Two years ago we opened a small yoga studio, Project: Yoga in Northport village on Long Island. Yesterday, we closed it.We opened our studio because we come to this part of Long Island every weekend. My husband and I both practice and teach in the style of Jivamukti and we spent the first year we lived here looking around town trying to find yoga classes that resonated with us. When we still hadn’t found anything, my husband said, “Why don’t we rent a space in town. You teach one day and I will teach the other and we’ll see what happens.”
I thought it was a great idea. Our son had just turned 1, and he was asleep or hanging out in our carrier. We signed a lease, fixed up the space, and painted it a bright yellow. We created an alter, hung up a huge fabric painting of Ganesh, bought mats, blankets, blocks, and straps, installed a fantastic sound system, and updated our website. Ready to go!
Over these last two years, over one hundred students came through our doors. Our core students would come on and off throughout, with travel, parties and life presenting obstacles to their weekend morning practice. In the meantime, our son grew up. He started to crawl, talk, and walk. Everyone knew that he was part of the scene and this was a space for our family to teach and practice. Sometime the students would bring their own children to hang out with our son, and it was chaotic and brilliant at the same time. Eventually our son started to assist, mostly child’s pose and neck rubs in savasana.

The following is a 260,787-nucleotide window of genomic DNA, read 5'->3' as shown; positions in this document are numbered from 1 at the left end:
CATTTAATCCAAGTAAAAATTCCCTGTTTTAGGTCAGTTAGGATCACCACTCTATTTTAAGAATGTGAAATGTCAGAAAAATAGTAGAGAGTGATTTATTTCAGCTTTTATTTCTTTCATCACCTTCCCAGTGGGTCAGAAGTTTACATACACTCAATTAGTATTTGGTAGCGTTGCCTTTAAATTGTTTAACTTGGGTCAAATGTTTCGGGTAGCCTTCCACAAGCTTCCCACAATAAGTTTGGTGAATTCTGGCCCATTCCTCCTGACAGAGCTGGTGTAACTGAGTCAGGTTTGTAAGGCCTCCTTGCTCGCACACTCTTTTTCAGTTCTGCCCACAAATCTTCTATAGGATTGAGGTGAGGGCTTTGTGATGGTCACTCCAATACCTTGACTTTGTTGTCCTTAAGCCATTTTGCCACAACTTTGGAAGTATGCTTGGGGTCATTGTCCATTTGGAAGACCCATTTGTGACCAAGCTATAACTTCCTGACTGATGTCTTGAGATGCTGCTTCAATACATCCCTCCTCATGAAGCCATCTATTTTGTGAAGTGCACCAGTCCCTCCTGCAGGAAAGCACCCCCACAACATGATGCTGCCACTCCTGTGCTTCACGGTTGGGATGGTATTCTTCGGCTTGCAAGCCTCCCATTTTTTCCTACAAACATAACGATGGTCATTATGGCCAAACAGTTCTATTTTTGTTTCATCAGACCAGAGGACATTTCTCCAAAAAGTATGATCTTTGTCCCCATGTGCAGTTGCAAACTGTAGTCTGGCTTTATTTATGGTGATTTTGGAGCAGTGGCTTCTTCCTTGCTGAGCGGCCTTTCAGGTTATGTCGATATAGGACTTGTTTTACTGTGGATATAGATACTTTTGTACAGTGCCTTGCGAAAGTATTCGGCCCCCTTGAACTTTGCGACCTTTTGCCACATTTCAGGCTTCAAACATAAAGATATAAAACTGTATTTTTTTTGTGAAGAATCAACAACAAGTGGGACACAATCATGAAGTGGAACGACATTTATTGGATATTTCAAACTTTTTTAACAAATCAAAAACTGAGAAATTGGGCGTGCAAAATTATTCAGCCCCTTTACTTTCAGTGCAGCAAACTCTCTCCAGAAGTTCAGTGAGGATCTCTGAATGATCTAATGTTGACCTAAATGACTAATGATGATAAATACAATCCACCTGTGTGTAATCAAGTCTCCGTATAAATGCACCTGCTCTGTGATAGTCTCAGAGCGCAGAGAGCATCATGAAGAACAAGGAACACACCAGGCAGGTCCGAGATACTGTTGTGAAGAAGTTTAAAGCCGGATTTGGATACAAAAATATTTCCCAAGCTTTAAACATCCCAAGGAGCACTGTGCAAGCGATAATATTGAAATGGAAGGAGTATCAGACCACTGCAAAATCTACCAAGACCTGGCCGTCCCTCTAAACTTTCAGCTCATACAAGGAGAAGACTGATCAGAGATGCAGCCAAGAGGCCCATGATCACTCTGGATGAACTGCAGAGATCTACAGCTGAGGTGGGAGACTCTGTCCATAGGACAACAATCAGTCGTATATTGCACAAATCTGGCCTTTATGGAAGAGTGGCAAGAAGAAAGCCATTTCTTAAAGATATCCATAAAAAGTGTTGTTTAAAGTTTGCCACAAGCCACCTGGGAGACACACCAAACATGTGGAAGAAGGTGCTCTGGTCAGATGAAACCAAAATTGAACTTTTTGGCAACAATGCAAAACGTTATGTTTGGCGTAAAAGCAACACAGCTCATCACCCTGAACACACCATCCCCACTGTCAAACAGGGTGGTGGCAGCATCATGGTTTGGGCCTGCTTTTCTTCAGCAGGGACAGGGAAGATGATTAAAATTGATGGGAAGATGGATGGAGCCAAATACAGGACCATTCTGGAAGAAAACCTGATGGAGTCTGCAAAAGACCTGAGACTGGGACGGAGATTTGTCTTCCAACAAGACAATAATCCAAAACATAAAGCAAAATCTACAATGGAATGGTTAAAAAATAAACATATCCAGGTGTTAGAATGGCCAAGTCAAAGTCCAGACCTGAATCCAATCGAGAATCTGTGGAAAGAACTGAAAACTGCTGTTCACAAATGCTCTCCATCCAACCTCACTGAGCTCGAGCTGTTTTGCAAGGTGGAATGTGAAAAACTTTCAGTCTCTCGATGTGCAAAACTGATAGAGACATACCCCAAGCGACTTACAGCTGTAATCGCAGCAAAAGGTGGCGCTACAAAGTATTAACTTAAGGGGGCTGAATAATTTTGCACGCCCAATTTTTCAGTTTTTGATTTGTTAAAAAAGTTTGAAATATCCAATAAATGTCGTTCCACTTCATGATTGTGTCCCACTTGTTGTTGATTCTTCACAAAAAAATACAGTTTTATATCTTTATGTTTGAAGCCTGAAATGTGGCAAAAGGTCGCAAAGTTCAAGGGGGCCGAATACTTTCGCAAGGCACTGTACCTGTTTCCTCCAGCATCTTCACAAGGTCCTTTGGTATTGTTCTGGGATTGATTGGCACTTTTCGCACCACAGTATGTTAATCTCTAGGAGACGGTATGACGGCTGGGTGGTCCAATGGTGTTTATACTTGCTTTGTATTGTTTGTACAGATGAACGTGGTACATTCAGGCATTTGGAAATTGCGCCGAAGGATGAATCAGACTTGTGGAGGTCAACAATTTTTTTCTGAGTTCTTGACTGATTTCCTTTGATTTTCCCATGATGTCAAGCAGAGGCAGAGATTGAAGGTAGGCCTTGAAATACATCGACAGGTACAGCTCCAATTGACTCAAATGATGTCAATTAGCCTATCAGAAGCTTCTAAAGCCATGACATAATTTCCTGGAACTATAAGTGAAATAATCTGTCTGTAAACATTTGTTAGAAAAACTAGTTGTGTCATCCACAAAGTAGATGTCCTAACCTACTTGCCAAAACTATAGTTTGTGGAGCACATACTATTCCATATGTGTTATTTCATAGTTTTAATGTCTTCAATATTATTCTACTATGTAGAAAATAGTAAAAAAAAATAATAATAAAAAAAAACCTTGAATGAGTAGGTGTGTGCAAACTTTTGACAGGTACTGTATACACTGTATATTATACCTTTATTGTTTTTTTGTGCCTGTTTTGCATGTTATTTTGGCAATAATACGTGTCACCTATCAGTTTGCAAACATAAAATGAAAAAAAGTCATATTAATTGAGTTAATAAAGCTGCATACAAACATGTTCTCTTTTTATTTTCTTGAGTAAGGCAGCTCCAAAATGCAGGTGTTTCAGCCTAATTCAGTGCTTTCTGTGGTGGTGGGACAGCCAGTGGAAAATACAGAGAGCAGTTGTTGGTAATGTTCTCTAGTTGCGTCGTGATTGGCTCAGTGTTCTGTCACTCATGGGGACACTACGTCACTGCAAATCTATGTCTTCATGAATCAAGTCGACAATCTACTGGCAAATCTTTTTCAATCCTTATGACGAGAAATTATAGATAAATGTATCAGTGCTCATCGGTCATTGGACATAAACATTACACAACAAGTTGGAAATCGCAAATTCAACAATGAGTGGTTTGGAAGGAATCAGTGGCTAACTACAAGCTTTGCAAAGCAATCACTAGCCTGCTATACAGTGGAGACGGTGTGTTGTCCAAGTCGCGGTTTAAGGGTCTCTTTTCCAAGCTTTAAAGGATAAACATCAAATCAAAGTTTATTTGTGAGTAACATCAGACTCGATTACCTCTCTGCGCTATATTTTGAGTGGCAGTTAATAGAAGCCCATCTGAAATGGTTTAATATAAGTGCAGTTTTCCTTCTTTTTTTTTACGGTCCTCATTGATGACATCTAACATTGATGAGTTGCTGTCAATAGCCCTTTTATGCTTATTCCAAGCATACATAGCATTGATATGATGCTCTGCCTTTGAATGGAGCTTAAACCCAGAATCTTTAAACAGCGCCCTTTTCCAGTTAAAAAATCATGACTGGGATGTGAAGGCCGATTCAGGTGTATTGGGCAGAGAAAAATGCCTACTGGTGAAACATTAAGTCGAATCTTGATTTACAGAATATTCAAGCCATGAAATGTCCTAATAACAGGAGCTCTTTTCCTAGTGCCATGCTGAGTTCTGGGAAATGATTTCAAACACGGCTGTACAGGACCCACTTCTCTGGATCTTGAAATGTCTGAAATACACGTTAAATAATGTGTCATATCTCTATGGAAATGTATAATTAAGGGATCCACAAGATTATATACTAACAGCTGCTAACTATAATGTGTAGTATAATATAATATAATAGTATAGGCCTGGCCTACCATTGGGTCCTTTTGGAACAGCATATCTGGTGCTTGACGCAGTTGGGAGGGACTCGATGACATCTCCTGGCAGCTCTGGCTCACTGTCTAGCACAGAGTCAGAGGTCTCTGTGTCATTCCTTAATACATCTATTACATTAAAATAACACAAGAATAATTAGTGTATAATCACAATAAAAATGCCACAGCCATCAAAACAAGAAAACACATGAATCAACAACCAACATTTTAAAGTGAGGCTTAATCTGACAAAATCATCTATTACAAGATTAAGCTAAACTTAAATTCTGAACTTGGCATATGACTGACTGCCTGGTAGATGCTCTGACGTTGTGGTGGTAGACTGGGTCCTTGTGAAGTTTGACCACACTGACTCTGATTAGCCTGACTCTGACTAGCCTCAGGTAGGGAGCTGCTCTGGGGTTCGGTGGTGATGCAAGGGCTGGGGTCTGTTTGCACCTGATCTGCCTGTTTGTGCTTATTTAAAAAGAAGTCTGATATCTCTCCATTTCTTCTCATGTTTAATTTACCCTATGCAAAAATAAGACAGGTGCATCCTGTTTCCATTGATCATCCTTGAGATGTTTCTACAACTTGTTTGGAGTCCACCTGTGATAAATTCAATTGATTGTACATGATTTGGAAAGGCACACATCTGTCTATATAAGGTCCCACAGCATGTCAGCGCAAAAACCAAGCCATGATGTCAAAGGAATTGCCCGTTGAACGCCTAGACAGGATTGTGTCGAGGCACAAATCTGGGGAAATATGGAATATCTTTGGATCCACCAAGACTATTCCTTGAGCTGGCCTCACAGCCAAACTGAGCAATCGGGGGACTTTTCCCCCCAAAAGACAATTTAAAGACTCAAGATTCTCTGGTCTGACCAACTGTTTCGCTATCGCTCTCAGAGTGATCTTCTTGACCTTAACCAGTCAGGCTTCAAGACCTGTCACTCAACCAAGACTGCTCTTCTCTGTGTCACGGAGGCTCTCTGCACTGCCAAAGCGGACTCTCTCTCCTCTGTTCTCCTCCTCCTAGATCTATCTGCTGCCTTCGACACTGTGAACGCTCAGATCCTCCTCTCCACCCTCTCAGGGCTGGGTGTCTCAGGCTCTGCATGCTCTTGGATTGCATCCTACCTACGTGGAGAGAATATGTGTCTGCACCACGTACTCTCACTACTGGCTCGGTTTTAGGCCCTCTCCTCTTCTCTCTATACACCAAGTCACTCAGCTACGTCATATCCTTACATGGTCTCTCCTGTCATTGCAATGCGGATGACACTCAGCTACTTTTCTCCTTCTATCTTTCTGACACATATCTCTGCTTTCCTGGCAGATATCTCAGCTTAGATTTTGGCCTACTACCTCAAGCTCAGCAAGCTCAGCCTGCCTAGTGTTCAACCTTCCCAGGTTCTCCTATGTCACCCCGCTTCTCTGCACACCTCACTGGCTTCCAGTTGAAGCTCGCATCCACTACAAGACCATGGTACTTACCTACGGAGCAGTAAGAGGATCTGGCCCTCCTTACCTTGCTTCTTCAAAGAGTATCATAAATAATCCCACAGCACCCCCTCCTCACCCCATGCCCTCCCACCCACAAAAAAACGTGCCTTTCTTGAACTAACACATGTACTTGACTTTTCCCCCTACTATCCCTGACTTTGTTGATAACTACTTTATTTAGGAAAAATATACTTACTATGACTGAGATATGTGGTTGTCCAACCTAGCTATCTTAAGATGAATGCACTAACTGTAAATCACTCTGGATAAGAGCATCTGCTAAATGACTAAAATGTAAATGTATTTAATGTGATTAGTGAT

Our lease was coming up for renewal and we knew we had a decision to make. Our son is now 3 and very energetic. Getting him to sit for 90 minutes while we taught and practiced was getting more and more challenging and so we made the decision to close our doors.
It was not an easy decision but ultimately the right one for us. After the email announcement went out, the notes starting coming in with the most beautiful and heartfelt words.
But, as they say, when one door closes, another opens. We have been invited by one of our students to teach once a month at her studio in Huntington and to another student’s house to teach in her sunroom. And so, the opportunity to teach and serve on this path, a joyous and fulfilling job, will continue.
It is from these moments in life, the ones that seem difficult at the time, the ones that create tumult and confusion, that we learn the most. For all of us involved, teachers and students alike, it is the understanding and acceptance of impermanence that is the key to happiness in life. And that yoga is bigger than a physical space. It is a path to freedom that can be practiced anywhere, anytime.
–Lisa Dawn Angerame